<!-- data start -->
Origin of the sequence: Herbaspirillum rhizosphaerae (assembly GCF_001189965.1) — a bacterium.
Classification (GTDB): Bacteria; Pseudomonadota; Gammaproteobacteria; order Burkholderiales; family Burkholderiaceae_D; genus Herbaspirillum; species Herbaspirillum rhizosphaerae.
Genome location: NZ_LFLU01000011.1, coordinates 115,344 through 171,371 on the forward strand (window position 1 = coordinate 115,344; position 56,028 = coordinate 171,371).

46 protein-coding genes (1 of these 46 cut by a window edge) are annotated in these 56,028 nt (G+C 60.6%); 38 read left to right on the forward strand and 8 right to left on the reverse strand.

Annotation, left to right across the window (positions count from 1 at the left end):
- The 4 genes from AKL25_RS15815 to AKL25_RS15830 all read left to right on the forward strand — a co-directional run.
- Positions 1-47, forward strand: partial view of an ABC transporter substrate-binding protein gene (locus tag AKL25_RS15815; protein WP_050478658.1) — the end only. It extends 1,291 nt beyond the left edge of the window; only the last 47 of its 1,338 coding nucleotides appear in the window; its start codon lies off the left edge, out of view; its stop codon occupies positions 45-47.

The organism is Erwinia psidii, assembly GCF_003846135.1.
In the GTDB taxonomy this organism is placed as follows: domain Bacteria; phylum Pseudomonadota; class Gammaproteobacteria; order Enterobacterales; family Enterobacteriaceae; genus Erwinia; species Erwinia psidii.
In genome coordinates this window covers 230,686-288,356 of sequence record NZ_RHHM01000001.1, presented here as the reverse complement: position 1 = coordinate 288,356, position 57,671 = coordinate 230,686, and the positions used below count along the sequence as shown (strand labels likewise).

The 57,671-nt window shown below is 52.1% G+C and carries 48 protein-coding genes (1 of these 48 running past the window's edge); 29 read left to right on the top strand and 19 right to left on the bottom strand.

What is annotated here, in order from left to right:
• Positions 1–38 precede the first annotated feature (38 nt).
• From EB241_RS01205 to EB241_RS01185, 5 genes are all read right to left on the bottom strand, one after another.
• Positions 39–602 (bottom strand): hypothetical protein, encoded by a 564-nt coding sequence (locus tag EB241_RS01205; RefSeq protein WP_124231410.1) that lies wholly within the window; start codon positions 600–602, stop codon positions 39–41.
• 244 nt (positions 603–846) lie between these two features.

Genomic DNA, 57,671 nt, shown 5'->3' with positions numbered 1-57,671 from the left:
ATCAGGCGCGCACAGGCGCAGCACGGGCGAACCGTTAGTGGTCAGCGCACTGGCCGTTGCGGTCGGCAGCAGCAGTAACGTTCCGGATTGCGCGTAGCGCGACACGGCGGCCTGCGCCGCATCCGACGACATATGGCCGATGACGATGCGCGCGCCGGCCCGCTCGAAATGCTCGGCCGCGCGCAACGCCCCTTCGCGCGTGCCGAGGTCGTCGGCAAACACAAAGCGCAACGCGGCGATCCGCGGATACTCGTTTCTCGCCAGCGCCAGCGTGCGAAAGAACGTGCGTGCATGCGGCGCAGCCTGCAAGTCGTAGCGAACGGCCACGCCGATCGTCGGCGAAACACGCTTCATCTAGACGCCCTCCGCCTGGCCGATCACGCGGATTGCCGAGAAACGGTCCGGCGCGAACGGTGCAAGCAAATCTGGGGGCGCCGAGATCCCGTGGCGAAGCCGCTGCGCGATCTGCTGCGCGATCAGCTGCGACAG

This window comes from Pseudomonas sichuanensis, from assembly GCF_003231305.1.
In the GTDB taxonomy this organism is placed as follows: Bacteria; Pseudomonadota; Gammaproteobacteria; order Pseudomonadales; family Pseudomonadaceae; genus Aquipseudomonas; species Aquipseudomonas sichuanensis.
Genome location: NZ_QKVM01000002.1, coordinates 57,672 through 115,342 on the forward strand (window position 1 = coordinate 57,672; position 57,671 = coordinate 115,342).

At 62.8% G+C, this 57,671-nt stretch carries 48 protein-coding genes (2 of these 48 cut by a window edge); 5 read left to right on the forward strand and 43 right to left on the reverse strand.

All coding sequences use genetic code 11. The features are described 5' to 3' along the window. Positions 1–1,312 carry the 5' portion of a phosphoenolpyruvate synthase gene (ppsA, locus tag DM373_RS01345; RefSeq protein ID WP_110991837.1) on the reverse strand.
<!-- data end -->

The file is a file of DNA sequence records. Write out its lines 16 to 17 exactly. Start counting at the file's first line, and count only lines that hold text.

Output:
• 244 nt (positions 603–846) lie between these two features.

Genomic DNA, 57,671 nt, shown 5'->3' with positions numbered 1-57,671 from the left: